The New York Farm Bureau’s new CEO Deanna Fox grew up on family farms in Chenango and Madison counties in Central New York, where her family raised dairy cattle, tapped maple sugar and raised horses.

In her new role, Fox told Capital Tonight that the organization is strongly supporting one bill and strongly opposing another in the few weeks left in the current legislative session in Albany.

A bill allowing cideries to ship directly to consumers would be an economic boost to the craft beverage industry, according to Fox.

“Farm-to-table craft beverage is one of the biggest growing industries related to farming, and this [Skoufis 2852-A/Lupardo 3132-A] will let them reach new customers,” Fox said. “It won’t be contingent on customers coming to the farm.”

Fox pointed out that there are laws already on the books allowing wine and liquor stores to deliver to customers, so the Skoufis-Lupardo bill would level the playing field. 

“There isn’t (currently) a lot of parity in the craft beverage industry about who gets to ship direct to consumers,” she said.

The New York Farm Bureau is opposing another bill that has gained some steam in the last few weeks. The so-called “Packaging Reduction and Recycling Infrastructure Act” (Harckham S4246-B/Glick A5322) would require companies selling, offering for sale, or distributing packaging materials and products to register with a packaging reduction organization to develop a packaging reduction and recycling plan.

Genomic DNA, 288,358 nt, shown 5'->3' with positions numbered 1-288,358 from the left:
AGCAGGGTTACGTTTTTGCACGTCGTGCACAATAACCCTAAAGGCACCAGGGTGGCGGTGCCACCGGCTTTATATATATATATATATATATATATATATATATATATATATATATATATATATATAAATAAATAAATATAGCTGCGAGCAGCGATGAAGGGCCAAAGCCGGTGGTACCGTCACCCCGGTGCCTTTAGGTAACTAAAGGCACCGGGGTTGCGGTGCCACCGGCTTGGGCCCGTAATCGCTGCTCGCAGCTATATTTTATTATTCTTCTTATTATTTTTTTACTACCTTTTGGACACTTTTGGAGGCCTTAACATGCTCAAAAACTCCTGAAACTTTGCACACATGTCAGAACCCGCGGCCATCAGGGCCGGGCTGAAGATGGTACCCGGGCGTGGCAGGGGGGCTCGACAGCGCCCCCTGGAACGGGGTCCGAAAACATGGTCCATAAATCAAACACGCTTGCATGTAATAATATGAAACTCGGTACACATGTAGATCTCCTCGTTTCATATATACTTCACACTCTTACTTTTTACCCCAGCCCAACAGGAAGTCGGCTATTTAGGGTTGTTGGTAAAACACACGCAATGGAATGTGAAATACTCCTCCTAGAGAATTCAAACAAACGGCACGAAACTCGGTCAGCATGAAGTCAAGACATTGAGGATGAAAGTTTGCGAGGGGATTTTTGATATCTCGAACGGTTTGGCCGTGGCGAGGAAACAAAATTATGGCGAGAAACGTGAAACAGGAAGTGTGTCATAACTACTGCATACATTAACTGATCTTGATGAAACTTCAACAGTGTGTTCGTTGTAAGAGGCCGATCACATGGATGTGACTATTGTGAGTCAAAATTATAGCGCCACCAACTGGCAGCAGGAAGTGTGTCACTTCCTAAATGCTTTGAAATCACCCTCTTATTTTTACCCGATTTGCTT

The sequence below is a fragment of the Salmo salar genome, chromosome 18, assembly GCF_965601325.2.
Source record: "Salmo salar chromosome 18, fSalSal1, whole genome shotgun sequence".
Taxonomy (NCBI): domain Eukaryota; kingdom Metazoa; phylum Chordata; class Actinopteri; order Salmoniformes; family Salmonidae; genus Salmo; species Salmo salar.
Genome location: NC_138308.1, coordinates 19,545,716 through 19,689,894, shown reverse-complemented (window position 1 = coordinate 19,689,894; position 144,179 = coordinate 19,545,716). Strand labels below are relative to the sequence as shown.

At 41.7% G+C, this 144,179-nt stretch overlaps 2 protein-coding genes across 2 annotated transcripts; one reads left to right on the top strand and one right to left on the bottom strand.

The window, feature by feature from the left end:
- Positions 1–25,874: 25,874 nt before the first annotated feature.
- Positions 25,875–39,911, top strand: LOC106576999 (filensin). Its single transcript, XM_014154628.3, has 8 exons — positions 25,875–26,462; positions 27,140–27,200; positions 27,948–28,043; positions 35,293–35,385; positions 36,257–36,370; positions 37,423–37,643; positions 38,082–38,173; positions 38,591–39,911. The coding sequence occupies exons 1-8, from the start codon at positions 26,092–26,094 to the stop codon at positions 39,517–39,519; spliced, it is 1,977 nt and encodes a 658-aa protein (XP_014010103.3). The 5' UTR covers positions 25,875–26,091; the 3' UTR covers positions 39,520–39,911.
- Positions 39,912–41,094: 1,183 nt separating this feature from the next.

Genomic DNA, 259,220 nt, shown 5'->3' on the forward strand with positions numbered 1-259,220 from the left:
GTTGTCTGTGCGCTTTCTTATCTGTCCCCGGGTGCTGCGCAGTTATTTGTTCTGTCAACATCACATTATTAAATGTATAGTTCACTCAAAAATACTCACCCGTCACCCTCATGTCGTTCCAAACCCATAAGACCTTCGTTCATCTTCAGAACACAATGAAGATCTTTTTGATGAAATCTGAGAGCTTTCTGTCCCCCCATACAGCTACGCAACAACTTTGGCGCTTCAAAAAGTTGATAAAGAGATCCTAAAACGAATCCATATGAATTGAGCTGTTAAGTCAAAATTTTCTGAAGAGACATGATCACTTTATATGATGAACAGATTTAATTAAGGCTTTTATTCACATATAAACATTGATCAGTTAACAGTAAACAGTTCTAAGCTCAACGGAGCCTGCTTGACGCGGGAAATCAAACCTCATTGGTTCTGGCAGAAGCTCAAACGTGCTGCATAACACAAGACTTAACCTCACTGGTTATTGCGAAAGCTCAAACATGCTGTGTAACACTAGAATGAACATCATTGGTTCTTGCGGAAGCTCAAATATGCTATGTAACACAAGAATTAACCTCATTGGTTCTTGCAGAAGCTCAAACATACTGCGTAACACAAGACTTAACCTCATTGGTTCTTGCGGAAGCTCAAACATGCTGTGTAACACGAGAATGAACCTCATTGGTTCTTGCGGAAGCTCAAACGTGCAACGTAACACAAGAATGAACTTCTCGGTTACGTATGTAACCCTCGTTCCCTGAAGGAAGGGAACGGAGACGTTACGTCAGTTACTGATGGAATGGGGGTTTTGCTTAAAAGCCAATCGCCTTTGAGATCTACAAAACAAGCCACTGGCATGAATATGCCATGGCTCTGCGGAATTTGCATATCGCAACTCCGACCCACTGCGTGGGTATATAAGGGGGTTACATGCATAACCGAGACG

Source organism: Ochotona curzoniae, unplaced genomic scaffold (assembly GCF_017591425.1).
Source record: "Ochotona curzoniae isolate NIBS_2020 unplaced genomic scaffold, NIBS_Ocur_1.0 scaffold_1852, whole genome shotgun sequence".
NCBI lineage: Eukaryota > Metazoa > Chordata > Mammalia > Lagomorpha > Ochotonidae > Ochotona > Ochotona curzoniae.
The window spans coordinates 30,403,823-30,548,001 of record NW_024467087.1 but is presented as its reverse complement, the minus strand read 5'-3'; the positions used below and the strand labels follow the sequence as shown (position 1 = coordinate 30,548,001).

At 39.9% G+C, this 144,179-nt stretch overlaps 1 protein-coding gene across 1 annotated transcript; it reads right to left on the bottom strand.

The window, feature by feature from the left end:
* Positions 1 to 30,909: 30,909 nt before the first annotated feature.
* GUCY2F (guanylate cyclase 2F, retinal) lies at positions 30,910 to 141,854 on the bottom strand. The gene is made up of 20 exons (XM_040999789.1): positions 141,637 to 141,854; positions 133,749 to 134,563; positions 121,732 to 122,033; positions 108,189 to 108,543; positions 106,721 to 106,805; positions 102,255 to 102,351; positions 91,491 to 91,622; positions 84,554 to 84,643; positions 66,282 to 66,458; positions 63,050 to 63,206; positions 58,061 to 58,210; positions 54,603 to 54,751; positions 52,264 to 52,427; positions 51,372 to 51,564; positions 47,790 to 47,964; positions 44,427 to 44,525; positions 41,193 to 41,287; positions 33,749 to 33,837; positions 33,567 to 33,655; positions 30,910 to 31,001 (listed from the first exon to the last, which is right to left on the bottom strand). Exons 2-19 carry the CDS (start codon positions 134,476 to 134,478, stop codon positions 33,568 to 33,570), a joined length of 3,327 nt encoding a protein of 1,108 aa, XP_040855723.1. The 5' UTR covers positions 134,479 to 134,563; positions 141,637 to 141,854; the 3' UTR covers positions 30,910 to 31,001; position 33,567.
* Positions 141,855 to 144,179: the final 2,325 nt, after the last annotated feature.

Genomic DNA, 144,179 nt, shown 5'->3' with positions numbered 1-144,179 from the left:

More on the bill here.

According to Fox, the bill would be an economic burden on dairy processors.

“The dairy processors are against the bill because it isn’t a comprehensive enough bill that allows them an economically viable way to handle plastic packaging,” she said. “NYFB and our farmers by and large want to preserve the climate and environment as best we can, but this bill doesn’t help do that.  It prohibits progress made on farms because it’s too exorbitant and expensive to actually implement.”

When asked to be specific, Fox said there are plastics problems that can be rectified on farms that don’t have to do with packaging.

“There’s lots of different ways plastics come in and out of farms, that don’t…put the onus on the farmer to solve,” Fox continued.